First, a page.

By using HIP treatment of test samples from bimodal powders, the density could be further increased to 99.7%.[42]
Using Metal-Organic-decomposition inks, the part density of the core section could be increased. The overall density however was lower as 73.3% in comparison to non-modified binder (80.8%).[40]
By using nanoparticle loaded inks, the sintered part density is 86.1% compared to 80.9%, when using a neat binder,[41]
Use of fine copper powders (~5 μm) with new recoating equipment.[43]

Table 2.

Effect of different approaches by the Virginia polytechnic group on the relative density of BJ copper parts.

Additionally, the same group published work using a copper feedstock that incorporates a foaming agent introduced by mechanical milling for modification of the porosity of printed parts [44].

It should be also mentioned that companies, active in the development of binder jetting machines, try to qualify materials to be processed on their equipment. Currently, DigitalMetal [45] and ExOne [46] have announced qualified processes with pure copper for applications, such as antennas, heat exchangers, and windings for electric drives.

To further investigate the influence of bimodal powder compositions on the electrical properties of binder-jetted parts, two powder feedstocks were selected, printed, and compared regarding the final part electrical conductivity at IWS. The powders were a monomodal and a bimodal composition, the latter consisted of 73% coarse and 27% fine powder. The powder size distribution of the feedstock is shown in Table 3.

PowderD10 [μm]D50 [μm]D90 [μm]
m4p PureCu.043815
m4p PureCu1.0182638

Table 3.

D10, D50, and D90 of the fine (m4p PureCu.04) and coarse powder (m4p PureCu1.0).

Parts were printed on an ExOne binder jetter (model MFlex). After optimizing the parameters of roller speed, roller transverse speed, layer thickness, and binder saturation, a set of flat samples (25 × 25 × 1 mm3) and cubes (10 × 10 × 10 mm3) for measuring electrical conductivity, physical density, and dilatometry were printed. Although the focus was on the influence of the powder composition, also three different dwell times for sintering, and two different layer thicknesses during printing were compared. The density is analyzed by standard metallography, the electrical conductivity is measured by the eddy current test method (Sigmascope 350, Karl-Fischer), and the dilatometry was done with a DIL 402 Expedis Classic (Netzsch). As expected, longer dwell times lead to higher conductivity (Figure 9). The achieved maximum is found at 84.7% IACS for the bimodal powder and a layer thickness of 80 μm, while for the same configuration the monomodal sample led to 52.6%. For all sintering times, samples made of bimodal powder delivered better conductivity. The observation for the influence of layer thickness is that for monomodal powders, 50 μm leads to the same or slightly better results, while for the bimodal configuration the better values are found for 80 μm. Though, at 12 h that difference disappears.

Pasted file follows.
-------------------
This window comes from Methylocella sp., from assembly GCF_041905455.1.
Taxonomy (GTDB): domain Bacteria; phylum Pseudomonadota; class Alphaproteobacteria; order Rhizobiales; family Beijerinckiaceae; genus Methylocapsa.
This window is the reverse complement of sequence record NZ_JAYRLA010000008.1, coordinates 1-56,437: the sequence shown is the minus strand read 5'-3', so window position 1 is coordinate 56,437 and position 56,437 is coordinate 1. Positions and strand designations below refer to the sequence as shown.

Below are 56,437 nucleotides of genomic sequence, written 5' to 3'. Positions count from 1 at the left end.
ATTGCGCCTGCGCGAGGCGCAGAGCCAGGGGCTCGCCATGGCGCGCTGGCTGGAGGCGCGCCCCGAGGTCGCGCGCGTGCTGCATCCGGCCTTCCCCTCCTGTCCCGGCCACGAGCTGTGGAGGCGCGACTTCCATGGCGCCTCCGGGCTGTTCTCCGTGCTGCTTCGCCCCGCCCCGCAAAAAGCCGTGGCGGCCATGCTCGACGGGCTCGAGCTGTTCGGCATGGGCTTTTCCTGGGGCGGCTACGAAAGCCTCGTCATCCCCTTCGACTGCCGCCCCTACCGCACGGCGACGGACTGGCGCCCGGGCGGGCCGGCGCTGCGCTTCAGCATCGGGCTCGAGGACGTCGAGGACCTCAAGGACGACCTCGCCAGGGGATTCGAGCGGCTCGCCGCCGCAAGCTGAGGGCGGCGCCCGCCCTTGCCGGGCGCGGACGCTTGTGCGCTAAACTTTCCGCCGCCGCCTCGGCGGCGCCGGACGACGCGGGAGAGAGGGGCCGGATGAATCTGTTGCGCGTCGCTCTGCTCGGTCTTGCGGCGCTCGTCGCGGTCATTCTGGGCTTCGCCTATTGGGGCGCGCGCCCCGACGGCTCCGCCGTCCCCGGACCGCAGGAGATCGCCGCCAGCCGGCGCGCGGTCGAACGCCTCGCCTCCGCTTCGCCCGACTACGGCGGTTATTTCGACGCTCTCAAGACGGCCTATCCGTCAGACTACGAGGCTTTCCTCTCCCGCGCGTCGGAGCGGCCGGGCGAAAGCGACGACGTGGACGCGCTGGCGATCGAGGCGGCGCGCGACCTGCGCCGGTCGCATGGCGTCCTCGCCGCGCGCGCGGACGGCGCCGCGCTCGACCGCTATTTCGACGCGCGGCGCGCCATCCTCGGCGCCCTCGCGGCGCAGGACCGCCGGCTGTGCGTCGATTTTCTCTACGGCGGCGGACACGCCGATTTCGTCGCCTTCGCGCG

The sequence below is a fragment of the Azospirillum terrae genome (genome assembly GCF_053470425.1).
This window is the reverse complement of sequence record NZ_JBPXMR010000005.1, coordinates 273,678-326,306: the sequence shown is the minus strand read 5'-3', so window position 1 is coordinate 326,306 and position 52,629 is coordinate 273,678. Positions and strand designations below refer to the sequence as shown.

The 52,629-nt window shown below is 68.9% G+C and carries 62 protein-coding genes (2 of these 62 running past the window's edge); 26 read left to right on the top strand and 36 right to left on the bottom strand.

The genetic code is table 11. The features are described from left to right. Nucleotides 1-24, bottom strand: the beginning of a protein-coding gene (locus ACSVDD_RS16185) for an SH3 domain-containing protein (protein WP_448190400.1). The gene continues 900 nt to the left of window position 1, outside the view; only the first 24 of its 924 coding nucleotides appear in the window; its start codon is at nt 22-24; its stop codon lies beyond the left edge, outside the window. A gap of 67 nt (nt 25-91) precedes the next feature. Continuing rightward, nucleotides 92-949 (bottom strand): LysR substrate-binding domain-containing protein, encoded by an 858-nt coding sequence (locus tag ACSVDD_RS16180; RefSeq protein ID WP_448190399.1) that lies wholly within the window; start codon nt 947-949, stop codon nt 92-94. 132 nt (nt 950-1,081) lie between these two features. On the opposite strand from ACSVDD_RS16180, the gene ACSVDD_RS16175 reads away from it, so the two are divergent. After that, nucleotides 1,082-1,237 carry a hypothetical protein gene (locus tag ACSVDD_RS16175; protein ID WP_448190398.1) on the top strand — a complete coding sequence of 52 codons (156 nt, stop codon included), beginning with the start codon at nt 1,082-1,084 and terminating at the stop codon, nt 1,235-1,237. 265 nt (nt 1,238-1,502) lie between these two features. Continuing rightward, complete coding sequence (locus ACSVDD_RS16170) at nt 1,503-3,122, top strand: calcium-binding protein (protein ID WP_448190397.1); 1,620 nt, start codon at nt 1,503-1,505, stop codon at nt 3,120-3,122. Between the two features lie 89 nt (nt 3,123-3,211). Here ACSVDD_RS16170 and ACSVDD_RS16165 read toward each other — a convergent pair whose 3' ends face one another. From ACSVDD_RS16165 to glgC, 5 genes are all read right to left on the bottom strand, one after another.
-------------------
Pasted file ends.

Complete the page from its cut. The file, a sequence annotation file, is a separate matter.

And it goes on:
Figure 9.

Graph showing the relation between sintering time and electrical conductivity for mono- and bimodal feedstock and different layer thicknesses during the printing process.

The differences between the mono and bimodal powder distribution are apparent in Figure 10. The shrinkage of the mono (black) and bimodal (green) sample over the time of the applied temperature profile during sintering is shown. The plots do not contain any compensation for thermal expansion. Two main information can be extracted from the dilatometer experiment. First, the overall shrinkage for the bimodal powder is much lower (12.4%) than for the monomodal powder (17.3%). Second, the onset temperature for begin of shrinkage is ~37 K less for the bimodal powder at 987.5°C.

Figure 10.

Dilatometer plot, comparing shrinkage of mono and bimodal samples during the debinding and sinter profile.

In Figure 11, two etched cross sections of bimodal samples, sintered for 2 h (left) and 12 h (right) are shown. After 2 h of sintering, the density is clearly still low as it seems necking is just about to begin. After 12 h instead, a quite dense microstructure can be seen, nonetheless showing a lot and partially also quite large (> 50 μm) pores at the grain boundaries.

Figure 11.